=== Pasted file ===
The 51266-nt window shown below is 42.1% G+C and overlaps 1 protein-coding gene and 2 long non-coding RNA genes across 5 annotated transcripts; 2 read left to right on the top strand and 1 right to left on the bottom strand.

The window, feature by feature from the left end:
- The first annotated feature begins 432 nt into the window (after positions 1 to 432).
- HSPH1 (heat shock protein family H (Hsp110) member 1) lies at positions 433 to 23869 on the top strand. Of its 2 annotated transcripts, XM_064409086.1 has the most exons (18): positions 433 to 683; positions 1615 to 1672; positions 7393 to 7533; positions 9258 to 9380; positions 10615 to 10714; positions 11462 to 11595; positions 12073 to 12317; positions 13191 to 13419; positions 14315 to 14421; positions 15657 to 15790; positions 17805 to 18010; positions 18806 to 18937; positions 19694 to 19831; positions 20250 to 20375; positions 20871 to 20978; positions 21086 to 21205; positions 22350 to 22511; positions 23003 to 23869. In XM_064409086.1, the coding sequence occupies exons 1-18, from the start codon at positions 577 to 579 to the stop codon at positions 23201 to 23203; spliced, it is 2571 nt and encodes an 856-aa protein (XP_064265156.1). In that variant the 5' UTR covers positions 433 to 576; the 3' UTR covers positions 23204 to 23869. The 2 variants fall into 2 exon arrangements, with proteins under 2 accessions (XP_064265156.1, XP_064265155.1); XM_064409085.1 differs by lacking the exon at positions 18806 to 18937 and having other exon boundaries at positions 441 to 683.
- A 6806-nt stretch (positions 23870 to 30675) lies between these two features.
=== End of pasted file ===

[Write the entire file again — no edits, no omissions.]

The 51266-nt window shown below is 42.1% G+C and overlaps 1 protein-coding gene and 2 long non-coding RNA genes across 5 annotated transcripts; 2 read left to right on the top strand and 1 right to left on the bottom strand.

The window, feature by feature from the left end:
- The first annotated feature begins 432 nt into the window (after positions 1 to 432).
- HSPH1 (heat shock protein family H (Hsp110) member 1) lies at positions 433 to 23869 on the top strand. Of its 2 annotated transcripts, XM_064409086.1 has the most exons (18): positions 433 to 683; positions 1615 to 1672; positions 7393 to 7533; positions 9258 to 9380; positions 10615 to 10714; positions 11462 to 11595; positions 12073 to 12317; positions 13191 to 13419; positions 14315 to 14421; positions 15657 to 15790; positions 17805 to 18010; positions 18806 to 18937; positions 19694 to 19831; positions 20250 to 20375; positions 20871 to 20978; positions 21086 to 21205; positions 22350 to 22511; positions 23003 to 23869. In XM_064409086.1, the coding sequence occupies exons 1-18, from the start codon at positions 577 to 579 to the stop codon at positions 23201 to 23203; spliced, it is 2571 nt and encodes an 856-aa protein (XP_064265156.1). In that variant the 5' UTR covers positions 433 to 576; the 3' UTR covers positions 23204 to 23869. The 2 variants fall into 2 exon arrangements, with proteins under 2 accessions (XP_064265156.1, XP_064265155.1); XM_064409085.1 differs by lacking the exon at positions 18806 to 18937 and having other exon boundaries at positions 441 to 683.
- A 6806-nt stretch (positions 23870 to 30675) lies between these two features.